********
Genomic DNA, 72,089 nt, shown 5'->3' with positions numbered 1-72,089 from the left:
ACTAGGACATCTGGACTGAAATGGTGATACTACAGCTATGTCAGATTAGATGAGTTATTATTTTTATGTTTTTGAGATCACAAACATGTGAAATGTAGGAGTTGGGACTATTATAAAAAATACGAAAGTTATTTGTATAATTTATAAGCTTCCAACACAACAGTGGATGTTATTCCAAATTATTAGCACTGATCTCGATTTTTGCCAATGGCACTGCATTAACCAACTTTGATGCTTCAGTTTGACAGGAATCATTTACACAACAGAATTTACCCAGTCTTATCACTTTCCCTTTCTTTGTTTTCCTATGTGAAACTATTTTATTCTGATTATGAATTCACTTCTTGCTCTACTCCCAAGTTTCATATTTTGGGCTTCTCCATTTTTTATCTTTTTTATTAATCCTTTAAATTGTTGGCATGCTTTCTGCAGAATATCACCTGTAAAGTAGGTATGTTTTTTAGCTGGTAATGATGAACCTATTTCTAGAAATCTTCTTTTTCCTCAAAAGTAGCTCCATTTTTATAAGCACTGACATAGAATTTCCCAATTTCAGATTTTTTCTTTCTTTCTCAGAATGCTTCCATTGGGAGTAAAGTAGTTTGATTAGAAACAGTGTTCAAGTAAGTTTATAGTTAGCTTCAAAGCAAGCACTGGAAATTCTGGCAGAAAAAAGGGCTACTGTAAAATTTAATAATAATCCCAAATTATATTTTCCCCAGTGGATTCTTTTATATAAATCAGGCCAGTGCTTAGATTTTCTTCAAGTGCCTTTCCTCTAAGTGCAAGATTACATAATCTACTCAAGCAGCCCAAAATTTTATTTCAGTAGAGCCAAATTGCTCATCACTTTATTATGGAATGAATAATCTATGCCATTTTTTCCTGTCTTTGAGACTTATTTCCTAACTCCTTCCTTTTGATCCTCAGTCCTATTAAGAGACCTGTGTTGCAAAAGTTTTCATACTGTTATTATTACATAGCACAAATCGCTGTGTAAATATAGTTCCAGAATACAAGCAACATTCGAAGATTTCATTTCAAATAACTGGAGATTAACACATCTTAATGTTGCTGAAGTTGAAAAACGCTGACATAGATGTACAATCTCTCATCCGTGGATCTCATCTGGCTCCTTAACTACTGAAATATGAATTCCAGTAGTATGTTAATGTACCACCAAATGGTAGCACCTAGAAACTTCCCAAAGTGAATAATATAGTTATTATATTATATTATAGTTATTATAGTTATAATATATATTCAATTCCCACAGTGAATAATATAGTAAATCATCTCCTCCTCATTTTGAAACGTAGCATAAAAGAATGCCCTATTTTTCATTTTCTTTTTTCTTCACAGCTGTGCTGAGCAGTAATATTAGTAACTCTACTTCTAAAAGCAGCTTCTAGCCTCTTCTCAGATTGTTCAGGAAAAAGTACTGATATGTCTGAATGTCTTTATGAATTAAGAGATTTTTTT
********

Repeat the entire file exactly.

Genomic DNA, 72,089 nt, shown 5'->3' with positions numbered 1-72,089 from the left:
ACTAGGACATCTGGACTGAAATGGTGATACTACAGCTATGTCAGATTAGATGAGTTATTATTTTTATGTTTTTGAGATCACAAACATGTGAAATGTAGGAGTTGGGACTATTATAAAAAATACGAAAGTTATTTGTATAATTTATAAGCTTCCAACACAACAGTGGATGTTATTCCAAATTATTAGCACTGATCTCGATTTTTGCCAATGGCACTGCATTAACCAACTTTGATGCTTCAGTTTGACAGGAATCATTTACACAACAGAATTTACCCAGTCTTATCACTTTCCCTTTCTTTGTTTTCCTATGTGAAACTATTTTATTCTGATTATGAATTCACTTCTTGCTCTACTCCCAAGTTTCATATTTTGGGCTTCTCCATTTTTTATCTTTTTTATTAATCCTTTAAATTGTTGGCATGCTTTCTGCAGAATATCACCTGTAAAGTAGGTATGTTTTTTAGCTGGTAATGATGAACCTATTTCTAGAAATCTTCTTTTTCCTCAAAAGTAGCTCCATTTTTATAAGCACTGACATAGAATTTCCCAATTTCAGATTTTTTCTTTCTTTCTCAGAATGCTTCCATTGGGAGTAAAGTAGTTTGATTAGAAACAGTGTTCAAGTAAGTTTATAGTTAGCTTCAAAGCAAGCACTGGAAATTCTGGCAGAAAAAAGGGCTACTGTAAAATTTAATAATAATCCCAAATTATATTTTCCCCAGTGGATTCTTTTATATAAATCAGGCCAGTGCTTAGATTTTCTTCAAGTGCCTTTCCTCTAAGTGCAAGATTACATAATCTACTCAAGCAGCCCAAAATTTTATTTCAGTAGAGCCAAATTGCTCATCACTTTATTATGGAATGAATAATCTATGCCATTTTTTCCTGTCTTTGAGACTTATTTCCTAACTCCTTCCTTTTGATCCTCAGTCCTATTAAGAGACCTGTGTTGCAAAAGTTTTCATACTGTTATTATTACATAGCACAAATCGCTGTGTAAATATAGTTCCAGAATACAAGCAACATTCGAAGATTTCATTTCAAATAACTGGAGATTAACACATCTTAATGTTGCTGAAGTTGAAAAACGCTGACATAGATGTACAATCTCTCATCCGTGGATCTCATCTGGCTCCTTAACTACTGAAATATGAATTCCAGTAGTATGTTAATGTACCACCAAATGGTAGCACCTAGAAACTTCCCAAAGTGAATAATATAGTTATTATATTATATTATAGTTATTATAGTTATAATATATATTCAATTCCCACAGTGAATAATATAGTAAATCATCTCCTCCTCATTTTGAAACGTAGCATAAAAGAATGCCCTATTTTTCATTTTCTTTTTTCTTCACAGCTGTGCTGAGCAGTAATATTAGTAACTCTACTTCTAAAAGCAGCTTCTAGCCTCTTCTCAGATTGTTCAGGAAAAAGTACTGATATGTCTGAATGTCTTTATGAATTAAGAGATTTTTTT